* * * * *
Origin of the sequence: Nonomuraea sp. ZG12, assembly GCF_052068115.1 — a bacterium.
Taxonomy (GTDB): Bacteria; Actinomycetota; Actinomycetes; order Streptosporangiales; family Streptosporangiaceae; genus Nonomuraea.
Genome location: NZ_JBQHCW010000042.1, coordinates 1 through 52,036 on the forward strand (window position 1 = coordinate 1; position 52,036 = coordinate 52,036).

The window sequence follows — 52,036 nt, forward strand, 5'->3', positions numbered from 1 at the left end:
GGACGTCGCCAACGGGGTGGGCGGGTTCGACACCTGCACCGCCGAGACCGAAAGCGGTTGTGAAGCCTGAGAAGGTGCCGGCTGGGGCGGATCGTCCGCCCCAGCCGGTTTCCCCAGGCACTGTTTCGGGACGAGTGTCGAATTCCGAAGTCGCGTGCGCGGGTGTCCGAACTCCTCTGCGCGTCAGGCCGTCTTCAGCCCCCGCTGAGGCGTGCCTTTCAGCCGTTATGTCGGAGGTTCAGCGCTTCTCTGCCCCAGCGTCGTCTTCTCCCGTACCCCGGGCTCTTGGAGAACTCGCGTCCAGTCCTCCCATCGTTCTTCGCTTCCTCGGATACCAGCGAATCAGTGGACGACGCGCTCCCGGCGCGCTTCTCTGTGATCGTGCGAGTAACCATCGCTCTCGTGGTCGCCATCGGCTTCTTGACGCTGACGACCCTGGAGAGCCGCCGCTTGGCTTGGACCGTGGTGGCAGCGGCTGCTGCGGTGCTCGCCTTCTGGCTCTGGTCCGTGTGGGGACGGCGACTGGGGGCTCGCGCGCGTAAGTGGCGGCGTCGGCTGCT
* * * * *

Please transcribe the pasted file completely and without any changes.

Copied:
Origin of the sequence: Nonomuraea sp. ZG12, assembly GCF_052068115.1 — a bacterium.
Taxonomy (GTDB): Bacteria; Actinomycetota; Actinomycetes; order Streptosporangiales; family Streptosporangiaceae; genus Nonomuraea.
Genome location: NZ_JBQHCW010000042.1, coordinates 1 through 52,036 on the forward strand (window position 1 = coordinate 1; position 52,036 = coordinate 52,036).

The window sequence follows — 52,036 nt, forward strand, 5'->3', positions numbered from 1 at the left end:
GGACGTCGCCAACGGGGTGGGCGGGTTCGACACCTGCACCGCCGAGACCGAAAGCGGTTGTGAAGCCTGAGAAGGTGCCGGCTGGGGCGGATCGTCCGCCCCAGCCGGTTTCCCCAGGCACTGTTTCGGGACGAGTGTCGAATTCCGAAGTCGCGTGCGCGGGTGTCCGAACTCCTCTGCGCGTCAGGCCGTCTTCAGCCCCCGCTGAGGCGTGCCTTTCAGCCGTTATGTCGGAGGTTCAGCGCTTCTCTGCCCCAGCGTCGTCTTCTCCCGTACCCCGGGCTCTTGGAGAACTCGCGTCCAGTCCTCCCATCGTTCTTCGCTTCCTCGGATACCAGCGAATCAGTGGACGACGCGCTCCCGGCGCGCTTCTCTGTGATCGTGCGAGTAACCATCGCTCTCGTGGTCGCCATCGGCTTCTTGACGCTGACGACCCTGGAGAGCCGCCGCTTGGCTTGGACCGTGGTGGCAGCGGCTGCTGCGGTGCTCGCCTTCTGGCTCTGGTCCGTGTGGGGACGGCGACTGGGGGCTCGCGCGCGTAAGTGGCGGCGTCGGCTGCT